A number of years ago I met Taina Uitto, a local Vancouver woman who at the time was blogging about living plastic free for one year. When I learned about her quest to go a year without plastic I initially thought it would be easy for me to cut back on plastic in my life and it was – for awhile. I carried around my metal straws and glass containers, refusing plastic bags at the grocery store and never purchasing bottled water. But over time it’s easy to return to old habits and convenience sometimes trumps being green when you’re in a hurry, away from the proper bins to dispose of things or limited in your choice of environmentally sustainable options for purchase.
As much as we’d all like to cut back even more than we have, the reality is, it’s difficult to give up some of the things that we’ve come to rely on for so long. So what I’ve found works best is to work on one thing at a time; develop one new good habit, eliminate one convenience that’s hard on the environment and be proud of small accomplishments. Maybe what we need to do more of is demand that things are made without plastic and create things not with the sole goal of making money but the goal of helping the environment and reducing what we use. I realize that there’s been a great deal of progress on this front but let’s continue to push for change.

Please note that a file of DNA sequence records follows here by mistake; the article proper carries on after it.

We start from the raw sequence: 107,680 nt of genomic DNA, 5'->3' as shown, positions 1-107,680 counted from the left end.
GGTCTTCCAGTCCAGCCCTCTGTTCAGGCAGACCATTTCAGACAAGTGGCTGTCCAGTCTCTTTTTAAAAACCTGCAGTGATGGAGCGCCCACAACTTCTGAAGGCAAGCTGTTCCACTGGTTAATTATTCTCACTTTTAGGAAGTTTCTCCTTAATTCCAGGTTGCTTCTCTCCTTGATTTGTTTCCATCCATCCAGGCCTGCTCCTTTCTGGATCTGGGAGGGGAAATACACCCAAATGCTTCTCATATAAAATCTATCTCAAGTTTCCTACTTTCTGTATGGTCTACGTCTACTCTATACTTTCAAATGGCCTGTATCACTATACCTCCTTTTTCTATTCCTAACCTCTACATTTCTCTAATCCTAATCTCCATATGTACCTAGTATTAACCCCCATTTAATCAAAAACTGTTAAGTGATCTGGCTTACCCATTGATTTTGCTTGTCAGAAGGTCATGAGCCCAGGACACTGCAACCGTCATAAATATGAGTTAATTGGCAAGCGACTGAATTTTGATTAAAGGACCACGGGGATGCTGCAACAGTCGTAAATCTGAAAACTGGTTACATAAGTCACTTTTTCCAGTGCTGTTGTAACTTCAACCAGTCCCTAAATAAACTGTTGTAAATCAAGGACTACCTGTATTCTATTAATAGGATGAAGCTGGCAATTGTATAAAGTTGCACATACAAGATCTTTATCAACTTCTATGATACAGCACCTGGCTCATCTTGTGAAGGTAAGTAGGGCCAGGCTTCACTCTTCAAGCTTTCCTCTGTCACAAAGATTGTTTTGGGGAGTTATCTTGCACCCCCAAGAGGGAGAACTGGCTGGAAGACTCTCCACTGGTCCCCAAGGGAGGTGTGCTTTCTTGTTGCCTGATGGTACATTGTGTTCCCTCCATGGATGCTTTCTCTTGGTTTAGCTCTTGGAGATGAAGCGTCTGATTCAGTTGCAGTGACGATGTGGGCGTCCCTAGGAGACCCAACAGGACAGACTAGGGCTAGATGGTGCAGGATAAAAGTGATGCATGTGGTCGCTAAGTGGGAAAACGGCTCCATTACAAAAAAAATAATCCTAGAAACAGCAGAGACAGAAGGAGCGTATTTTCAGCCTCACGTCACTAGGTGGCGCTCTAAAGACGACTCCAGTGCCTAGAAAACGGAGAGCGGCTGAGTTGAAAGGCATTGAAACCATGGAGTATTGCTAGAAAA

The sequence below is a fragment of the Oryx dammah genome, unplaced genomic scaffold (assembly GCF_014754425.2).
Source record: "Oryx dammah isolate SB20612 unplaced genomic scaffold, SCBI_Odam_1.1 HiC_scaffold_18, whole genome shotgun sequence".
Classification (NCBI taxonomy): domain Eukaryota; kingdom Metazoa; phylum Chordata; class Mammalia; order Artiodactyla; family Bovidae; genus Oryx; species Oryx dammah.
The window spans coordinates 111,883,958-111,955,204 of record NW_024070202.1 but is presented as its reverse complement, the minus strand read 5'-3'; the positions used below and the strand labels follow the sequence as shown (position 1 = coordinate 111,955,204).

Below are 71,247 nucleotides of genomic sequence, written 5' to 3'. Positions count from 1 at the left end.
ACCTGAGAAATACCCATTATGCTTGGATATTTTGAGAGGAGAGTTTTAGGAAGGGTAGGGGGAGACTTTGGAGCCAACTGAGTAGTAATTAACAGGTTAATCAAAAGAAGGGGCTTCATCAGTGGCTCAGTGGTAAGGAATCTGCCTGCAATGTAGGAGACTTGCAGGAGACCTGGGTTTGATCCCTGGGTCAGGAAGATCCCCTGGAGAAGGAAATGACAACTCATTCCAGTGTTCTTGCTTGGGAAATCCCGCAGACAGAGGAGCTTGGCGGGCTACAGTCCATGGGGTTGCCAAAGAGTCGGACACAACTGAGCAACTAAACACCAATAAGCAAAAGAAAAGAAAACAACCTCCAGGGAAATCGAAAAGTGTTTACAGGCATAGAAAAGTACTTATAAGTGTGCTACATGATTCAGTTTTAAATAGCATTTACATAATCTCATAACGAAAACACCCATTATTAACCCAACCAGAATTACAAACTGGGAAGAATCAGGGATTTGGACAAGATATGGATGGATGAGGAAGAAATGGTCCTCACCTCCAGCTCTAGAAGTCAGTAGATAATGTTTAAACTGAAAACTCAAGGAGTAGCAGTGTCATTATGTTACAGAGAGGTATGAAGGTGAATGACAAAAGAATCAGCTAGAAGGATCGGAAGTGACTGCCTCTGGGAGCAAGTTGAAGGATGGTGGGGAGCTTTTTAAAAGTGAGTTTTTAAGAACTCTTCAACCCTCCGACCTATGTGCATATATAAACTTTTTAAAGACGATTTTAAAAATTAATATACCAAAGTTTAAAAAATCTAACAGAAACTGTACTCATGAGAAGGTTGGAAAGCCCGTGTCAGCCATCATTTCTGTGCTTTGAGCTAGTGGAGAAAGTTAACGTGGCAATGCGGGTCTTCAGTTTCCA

I may have written about this before but I want to remind everyone to think of the big picture and know that even the small contributions you make to preserving the environment and its resources have tremendous potential for making a difference. It doesn’t have to be an all or nothing approach to doing your part where the environment is concerned. No one’s perfect. Challenge yourself to small changes you can make in your consumerism. Afterall, if there’s no demand for environmentally unfriendly products, they will no longer be supplied.